Ella Taylor

Ella Taylor is a freelance film critic, book reviewer and feature writer living in Los Angeles.

Born in Israel and raised in London, Taylor taught media studies at the University of Washington in Seattle; her book Prime Time Families: Television Culture in Post-War America was published by the University of California Press.

Taylor has written for Village Voice Media, the LA Weekly, The New York Times, Elle magazine and other publications, and was a regular contributor to KPCC-Los Angeles' weekly film-review show FilmWeek.

If you've read Peter Carey's marvelous 2001 True History of the Kelly Gang, you'll be aware going into a faithful new film adaptation of the novel that the word "true" is a signal to literary mischief and sly tampering with received history. Director Justin Kurzel and writer Shaun Grant mirror Carey's grimly playful take on the myths that have grown around Ned Kelly, leader of the notorious Australian Kelly Gang.

Pressed upon by a demanding mother and a school principal with an amply stuffed shirt, Selah (Lovie Simone), a black graduating senior, plays queen bee over five warring student factions at a pricey but ethnically diverse boarding school that's quite literally covered in ivy. Each faction has its own subculture, its own exchange currency and its own turf to defend. Selah's group, the Spades, dispenses cash, booze and pills to those who offer fealty, and an occasional roughing up to those who don't.

Note: Resistance will be released on video-on-demand and streaming services on Friday, March 26.

Late in Eliza Hittman's Never Rarely Sometimes Always, 17-year-old Autumn (Sidney Flanigan), who is pregnant and in all kinds of trouble, calls her mother from a public bathroom far from her Pennsylvania coal-town home. Her mother asks where she is in a quavering child's voice. After a pause Autumn hangs up, inspects herself in the bathroom mirror, and squares her shoulders.

As we hurtle closer to a time when little kids will look up from their tablets to inquire, "What was a book, Mommy?" much as they now ask, "What's a record player?," it may cheer you to learn, from a charming new documentary about bookselling, that while the middle-aged tend to play on Kindles these days, millennials are to be seen in droves reading print books on the New York subway.

As monstrous cinematic moguls go, Sir Richard McCreadie, CEO of many a failed British cut-rate clothing chain, is no Citizen Kane. Played with casual brio by Steve Coogan in Michael Winterbottom's genre-confounding Greed, Sir Richard is not what you'd call a brooder. To him, self-doubt — indeed introspection of any sort — is a loser's game.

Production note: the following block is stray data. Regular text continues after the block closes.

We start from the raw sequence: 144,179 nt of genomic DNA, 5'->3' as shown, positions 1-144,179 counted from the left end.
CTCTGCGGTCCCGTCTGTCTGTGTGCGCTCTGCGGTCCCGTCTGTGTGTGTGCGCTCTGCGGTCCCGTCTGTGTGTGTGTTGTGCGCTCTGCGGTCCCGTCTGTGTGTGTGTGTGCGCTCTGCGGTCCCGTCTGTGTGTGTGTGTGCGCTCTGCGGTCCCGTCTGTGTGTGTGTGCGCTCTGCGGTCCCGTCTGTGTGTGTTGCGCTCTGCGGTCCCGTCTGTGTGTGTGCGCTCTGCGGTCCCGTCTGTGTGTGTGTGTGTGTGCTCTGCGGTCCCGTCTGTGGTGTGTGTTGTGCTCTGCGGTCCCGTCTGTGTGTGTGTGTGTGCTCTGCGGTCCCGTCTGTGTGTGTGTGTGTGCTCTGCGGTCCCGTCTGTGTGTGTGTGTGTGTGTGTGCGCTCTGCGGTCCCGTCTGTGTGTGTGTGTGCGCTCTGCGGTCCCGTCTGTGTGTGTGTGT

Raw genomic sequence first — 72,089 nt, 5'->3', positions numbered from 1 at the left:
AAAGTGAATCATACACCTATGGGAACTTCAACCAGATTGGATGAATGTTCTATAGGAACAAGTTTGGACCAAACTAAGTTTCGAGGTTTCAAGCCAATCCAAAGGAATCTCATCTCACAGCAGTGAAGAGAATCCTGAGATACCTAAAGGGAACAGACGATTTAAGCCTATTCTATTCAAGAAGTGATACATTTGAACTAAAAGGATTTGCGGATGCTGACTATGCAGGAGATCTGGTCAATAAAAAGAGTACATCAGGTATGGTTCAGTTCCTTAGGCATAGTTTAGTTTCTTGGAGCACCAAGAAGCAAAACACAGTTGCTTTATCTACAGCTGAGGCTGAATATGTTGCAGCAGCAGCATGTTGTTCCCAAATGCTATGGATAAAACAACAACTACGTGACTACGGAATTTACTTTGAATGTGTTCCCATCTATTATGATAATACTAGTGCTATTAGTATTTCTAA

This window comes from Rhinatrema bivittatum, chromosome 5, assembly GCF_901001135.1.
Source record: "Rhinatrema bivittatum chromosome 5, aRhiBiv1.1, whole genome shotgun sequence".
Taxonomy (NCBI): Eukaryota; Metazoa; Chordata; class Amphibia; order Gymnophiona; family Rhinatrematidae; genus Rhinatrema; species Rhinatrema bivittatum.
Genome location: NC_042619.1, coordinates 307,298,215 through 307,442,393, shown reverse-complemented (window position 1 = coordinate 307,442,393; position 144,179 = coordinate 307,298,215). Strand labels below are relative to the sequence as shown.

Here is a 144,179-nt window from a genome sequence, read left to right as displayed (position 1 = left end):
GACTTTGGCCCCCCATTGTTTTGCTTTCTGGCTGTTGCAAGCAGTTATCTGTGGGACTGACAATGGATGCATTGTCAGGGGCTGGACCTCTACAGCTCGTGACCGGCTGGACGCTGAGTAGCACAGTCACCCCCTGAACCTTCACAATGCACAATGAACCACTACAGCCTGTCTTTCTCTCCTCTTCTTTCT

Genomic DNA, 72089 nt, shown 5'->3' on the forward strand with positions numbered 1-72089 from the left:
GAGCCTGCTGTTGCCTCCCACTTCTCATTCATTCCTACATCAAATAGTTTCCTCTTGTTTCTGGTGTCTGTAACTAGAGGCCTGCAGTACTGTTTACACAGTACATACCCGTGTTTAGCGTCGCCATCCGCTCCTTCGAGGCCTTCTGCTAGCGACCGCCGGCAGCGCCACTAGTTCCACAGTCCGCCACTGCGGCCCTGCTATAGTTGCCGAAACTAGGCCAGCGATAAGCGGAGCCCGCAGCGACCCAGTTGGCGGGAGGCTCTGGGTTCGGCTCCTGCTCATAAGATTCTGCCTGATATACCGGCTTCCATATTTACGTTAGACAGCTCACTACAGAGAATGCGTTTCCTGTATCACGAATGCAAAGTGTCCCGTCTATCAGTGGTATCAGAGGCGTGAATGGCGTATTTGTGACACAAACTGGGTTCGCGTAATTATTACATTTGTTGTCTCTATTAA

My first time around with Ordinary Love, I saw two great actors doing their damnedest to breathe life into a pedestrian cancer weepie. I watched it again and saw two great actors bringing grace and depth to an imperfect but affecting chamber piece that takes it for granted that we can handle a de-sanitized drama about a long-married couple doing their best to cope with life-threatening illness. The film is not especially graphic, but unlike most others of its kind, this one trusts us to stick with the slew of treatments that often hurt more than the disease.

The premise of Makoto Shinkai's captivating new anime, Weathering With You, plays out just a whisker away from the storyline of his 2017 smash hit Your Name, about a teenage boy and girl who switch bodies, time and place. In both films a country boy moves to the big city and meets a mystery girl with special powers. Here the two, both refugees from less than adequate families, get caught up in a galloping plot of rescue, redemption and growing up, wrapped in a love story drawn from ancient Japanese legend.

A melodrama to its high-strung core, Karim Aïnouz's Invisible Life is rich in outsized emotions, most of them pouring out of two devoted young Brazilian sisters forcibly separated through the multiple follies of their authoritarian father. If love — sisterly, carnal, maternal, you name it — blazes on the front burner of this intermittently gratifying tale (based on a 2005 novel by Martha Batalha) of domestic woe, destructive patriarchy marches right along behind, ready to stomp on the slightest push for female autonomy or self-definition.